Health in South East Asia: How to avoid mosquitoes

Most travel advisories for South East Asian countries suggest having Hepatitis A and Typhoid vaccine in addition to your routine vaccines. Other vaccines can be recommended depending on your itinerary and length of your stay in the region or in the rural areas. Malaria is a low risk in most touristy places, but you need to check, if it is present in the regions you are heading to. Obviously, you need to check with the travel cliniques and do the vaccines according to your itinerary and medical history. Personally, we didn’t do any additional vaccines, but we were extremely careful with food.

Many diseases can be avoided by preventing mosquito bites. I have researched this issue a lot before going. There are three preventive options: the products containing deet, the products with picaridin and the natural options (citronella, lemon eucalyptus, etc). Based on my research and the advice of healthcare professionals, deet works best, so I bought several options with deet. We also had picaridin based lotions with, but we didn’t use them.

Of course, if you are allergic to deet or don’t want to use the chemicals, you could use the natural options, but mostly this is not advised, as they may not be as effective. I can’t tell you anything from personal experience, as we didn’t want to risk it, so were using deet.

The percentage of deet in a mosquito repellent tells you, how long it will work. 7% means that it works 1-1.5 hours. To be on the safe side, count it as 1 hour. So the 25% Off! repellent we brought worked up to 4 hours. We also used 50% Jungle formula and 40% Repel repellents, but I found that higher percentages made me itchy. I preferred Off! and kept reapplying it every 3-4 hours.

Whatever you choose (deet, picaridin or natural repellents), you will definitely need to bring one with you and make sure to apply it, as often as needed. Keep in mind that most of these repellents will not work after you get into sea, so you need to reapply them.

If you don’t bring any repellent, you can find them in 7-11 stores across the region, however, the easily available ones are the ones with 13-15% deet, which only work for 2 hours.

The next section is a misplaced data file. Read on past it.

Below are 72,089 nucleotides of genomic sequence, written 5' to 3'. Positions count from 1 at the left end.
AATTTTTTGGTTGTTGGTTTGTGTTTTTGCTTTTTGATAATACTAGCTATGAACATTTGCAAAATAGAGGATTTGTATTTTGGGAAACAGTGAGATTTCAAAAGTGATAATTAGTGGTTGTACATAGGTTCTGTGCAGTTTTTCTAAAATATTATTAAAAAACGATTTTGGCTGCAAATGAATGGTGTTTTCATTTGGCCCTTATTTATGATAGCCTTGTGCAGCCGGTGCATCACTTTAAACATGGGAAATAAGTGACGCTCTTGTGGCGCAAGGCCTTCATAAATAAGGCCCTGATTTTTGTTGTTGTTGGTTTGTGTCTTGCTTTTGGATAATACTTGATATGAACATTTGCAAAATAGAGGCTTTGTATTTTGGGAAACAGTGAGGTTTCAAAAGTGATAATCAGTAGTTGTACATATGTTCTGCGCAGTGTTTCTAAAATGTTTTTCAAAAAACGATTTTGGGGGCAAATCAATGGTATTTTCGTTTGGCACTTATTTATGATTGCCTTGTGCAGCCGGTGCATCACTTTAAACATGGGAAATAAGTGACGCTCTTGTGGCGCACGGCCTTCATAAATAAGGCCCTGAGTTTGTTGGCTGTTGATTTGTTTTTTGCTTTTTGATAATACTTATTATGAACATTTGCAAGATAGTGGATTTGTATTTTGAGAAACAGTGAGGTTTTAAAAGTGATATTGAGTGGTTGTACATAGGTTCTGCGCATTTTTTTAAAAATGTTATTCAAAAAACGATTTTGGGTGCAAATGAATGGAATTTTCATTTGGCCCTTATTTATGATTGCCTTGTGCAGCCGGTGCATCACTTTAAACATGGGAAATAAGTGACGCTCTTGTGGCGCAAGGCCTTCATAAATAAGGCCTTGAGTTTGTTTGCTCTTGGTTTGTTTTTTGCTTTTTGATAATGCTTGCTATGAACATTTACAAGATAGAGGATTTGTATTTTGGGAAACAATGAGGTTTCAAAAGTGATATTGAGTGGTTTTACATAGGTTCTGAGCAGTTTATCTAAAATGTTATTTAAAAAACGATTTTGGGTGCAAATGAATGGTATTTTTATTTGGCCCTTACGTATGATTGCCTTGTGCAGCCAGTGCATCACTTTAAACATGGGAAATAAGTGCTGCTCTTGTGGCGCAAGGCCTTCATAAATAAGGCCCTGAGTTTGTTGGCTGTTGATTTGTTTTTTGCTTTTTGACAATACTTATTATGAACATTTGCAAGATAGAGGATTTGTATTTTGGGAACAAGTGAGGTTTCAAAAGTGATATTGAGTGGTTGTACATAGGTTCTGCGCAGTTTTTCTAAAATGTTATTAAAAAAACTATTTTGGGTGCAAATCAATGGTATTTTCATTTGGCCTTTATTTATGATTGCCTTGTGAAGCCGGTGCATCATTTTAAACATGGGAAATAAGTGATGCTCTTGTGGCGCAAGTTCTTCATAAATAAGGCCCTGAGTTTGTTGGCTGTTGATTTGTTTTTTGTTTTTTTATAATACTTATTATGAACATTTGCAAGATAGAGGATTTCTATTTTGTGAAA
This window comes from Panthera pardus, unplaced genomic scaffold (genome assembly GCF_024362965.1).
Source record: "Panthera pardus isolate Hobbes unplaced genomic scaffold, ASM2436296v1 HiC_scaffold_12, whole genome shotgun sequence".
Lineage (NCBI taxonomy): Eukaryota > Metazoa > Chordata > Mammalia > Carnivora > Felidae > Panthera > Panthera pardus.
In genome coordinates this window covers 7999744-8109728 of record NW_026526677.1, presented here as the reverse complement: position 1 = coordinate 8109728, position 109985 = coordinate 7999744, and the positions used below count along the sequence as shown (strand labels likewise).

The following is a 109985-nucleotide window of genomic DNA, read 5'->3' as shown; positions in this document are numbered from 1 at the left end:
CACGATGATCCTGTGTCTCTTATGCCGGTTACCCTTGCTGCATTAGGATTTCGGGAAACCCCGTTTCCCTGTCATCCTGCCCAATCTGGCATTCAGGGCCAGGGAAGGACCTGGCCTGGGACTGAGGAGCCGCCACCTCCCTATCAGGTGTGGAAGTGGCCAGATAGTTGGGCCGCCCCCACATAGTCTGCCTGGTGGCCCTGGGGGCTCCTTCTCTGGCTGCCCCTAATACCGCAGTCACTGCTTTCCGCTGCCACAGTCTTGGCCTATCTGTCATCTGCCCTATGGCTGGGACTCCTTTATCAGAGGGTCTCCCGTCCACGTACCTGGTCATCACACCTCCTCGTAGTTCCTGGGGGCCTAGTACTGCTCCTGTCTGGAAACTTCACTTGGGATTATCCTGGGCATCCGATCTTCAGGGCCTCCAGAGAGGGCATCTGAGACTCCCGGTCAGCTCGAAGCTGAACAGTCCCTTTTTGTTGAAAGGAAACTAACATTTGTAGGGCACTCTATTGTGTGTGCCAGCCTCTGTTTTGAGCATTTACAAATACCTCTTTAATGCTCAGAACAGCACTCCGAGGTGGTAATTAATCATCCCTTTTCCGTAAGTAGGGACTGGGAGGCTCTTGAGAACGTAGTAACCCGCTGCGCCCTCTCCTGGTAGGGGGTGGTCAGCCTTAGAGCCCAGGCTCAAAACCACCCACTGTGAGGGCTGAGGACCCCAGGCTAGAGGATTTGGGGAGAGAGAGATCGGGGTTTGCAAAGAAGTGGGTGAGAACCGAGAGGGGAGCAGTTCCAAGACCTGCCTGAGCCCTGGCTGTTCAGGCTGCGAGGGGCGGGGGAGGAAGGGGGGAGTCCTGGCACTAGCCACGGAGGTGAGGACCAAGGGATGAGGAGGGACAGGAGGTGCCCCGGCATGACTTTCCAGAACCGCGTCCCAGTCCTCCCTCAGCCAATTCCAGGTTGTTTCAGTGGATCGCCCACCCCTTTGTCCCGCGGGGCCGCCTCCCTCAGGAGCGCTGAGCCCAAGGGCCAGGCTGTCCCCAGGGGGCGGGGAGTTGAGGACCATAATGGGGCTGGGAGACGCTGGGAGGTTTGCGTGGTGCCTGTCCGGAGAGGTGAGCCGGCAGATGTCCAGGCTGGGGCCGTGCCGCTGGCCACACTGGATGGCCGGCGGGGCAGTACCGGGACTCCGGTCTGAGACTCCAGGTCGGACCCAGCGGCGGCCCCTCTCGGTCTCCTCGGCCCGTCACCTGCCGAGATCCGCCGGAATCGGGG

One more big tip for avoiding mosquito bites is also wearing not too tight clothes and treating them with permethrin. Permethrin is the chemical liquid, which you will need to spray on your clothes and wait until they dry. That can be a long and annoying job, but it really helps. Mosquitoes are less attracted to you and you won’t get bites through the clothes. I got a couple of such bites with my non-permethrin-treated clothes, so I can confirm from personal experience, that permethrin is useful.

Permethrin is not a cheap treat. They were rather expensive on Amazon. We bought the Sawyer brand, but there are several others you can choose from. One bottle was enough for about 8 clothing items in my case (4-5 outfits). You can also treat your sock, but not underwear.

You also better bring a sunscreen. The direct tropical sun can be damaging to your skin and health. According to my research, it is best to apply sunscreen first, wait for at least 15 mins and then apply mosquito repellent. If you don’t wait or put them other way round, you may be decreasing their efficiency.

The sunscreens around Thailand, Cambodia and elsewhere are extremely expensive. A small sunscreen bottle I bought from Amazon for 5 USD per two pack cost 15 USD there. I also heard that all sunscreens contain bleach, as the locals like to whiten their skin. That is damaging to health and I wouldn’t advice buying such sunscreens. So if you buy them locally, be sure to check thoroughly.

Visited 50 countries and counting, Lived in 3 cities and collected a lot of useful information to help fellow travel junkies out there.

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